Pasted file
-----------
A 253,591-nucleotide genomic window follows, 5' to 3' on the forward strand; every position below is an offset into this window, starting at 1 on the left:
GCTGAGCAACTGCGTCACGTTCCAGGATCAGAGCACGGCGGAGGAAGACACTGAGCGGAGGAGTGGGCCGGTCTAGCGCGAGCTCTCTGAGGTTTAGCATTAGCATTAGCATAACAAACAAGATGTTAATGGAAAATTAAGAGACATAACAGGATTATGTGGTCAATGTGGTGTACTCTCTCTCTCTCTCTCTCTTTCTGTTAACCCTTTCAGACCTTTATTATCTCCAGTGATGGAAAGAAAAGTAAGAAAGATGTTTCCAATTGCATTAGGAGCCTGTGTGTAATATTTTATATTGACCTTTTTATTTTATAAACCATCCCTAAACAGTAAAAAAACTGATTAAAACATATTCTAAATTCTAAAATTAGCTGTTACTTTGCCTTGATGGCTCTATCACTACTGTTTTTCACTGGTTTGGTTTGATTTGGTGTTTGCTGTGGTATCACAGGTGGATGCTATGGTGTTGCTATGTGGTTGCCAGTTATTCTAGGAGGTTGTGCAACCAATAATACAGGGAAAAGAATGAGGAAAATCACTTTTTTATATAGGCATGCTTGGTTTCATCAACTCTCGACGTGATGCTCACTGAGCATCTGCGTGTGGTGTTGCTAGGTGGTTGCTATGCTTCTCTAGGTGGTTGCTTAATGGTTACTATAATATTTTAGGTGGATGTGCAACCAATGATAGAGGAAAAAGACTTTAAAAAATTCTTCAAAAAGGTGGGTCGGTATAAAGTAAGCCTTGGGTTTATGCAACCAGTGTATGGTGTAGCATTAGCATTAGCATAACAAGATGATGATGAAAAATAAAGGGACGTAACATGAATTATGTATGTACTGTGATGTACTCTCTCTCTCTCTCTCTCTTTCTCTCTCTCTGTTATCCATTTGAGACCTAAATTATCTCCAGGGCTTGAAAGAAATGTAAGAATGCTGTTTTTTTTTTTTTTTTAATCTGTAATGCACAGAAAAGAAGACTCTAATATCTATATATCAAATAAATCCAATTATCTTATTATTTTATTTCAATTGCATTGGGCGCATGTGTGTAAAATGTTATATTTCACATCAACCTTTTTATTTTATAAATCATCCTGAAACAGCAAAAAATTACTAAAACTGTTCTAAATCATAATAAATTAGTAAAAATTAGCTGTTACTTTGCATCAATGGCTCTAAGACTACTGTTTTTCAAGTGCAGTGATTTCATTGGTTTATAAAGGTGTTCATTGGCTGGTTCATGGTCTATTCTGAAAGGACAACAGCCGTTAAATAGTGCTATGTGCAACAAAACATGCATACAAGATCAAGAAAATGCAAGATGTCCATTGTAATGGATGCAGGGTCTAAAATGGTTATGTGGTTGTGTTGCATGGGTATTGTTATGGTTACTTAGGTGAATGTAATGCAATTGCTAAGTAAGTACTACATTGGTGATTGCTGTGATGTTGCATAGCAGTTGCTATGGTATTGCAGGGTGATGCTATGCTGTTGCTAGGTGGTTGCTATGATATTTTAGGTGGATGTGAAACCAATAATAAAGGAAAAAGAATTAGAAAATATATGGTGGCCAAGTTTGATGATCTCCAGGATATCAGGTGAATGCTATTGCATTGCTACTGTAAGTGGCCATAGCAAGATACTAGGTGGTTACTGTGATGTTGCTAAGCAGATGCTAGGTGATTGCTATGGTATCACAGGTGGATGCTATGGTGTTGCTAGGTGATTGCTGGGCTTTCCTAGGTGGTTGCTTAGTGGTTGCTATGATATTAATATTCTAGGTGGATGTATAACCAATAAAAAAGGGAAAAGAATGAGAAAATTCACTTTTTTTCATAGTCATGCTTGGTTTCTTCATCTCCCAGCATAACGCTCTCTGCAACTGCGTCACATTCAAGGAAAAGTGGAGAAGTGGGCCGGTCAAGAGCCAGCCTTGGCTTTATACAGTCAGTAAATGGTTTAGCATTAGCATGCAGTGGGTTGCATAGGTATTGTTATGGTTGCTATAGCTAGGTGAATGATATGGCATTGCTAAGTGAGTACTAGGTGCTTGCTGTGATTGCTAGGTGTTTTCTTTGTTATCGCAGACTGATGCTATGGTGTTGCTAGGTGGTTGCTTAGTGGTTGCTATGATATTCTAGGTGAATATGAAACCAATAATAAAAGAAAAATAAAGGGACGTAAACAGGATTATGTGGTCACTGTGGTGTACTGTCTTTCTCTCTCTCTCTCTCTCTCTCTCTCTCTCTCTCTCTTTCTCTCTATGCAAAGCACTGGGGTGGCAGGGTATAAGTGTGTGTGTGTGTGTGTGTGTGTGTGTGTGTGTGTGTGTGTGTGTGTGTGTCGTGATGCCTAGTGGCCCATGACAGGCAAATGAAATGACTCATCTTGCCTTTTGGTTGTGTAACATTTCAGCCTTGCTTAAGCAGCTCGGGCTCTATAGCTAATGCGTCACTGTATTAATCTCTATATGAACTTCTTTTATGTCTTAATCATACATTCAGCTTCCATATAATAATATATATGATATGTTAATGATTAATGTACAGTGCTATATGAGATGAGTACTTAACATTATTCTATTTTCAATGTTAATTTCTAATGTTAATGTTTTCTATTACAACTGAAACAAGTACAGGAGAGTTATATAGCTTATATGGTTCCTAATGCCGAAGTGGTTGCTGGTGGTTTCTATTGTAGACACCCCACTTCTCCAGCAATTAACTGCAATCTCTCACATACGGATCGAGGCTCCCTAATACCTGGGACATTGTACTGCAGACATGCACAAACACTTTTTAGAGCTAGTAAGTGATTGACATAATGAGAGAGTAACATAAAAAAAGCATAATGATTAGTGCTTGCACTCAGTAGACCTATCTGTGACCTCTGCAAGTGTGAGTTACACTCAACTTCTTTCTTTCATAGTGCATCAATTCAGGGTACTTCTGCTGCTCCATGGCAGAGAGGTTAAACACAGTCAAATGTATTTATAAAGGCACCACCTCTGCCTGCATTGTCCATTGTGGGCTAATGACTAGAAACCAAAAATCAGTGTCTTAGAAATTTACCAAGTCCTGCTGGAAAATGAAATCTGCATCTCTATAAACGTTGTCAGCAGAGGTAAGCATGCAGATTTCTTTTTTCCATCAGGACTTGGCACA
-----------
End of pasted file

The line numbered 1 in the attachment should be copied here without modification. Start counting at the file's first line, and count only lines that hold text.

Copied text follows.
A 253,591-nucleotide genomic window follows, 5' to 3' on the forward strand; every position below is an offset into this window, starting at 1 on the left: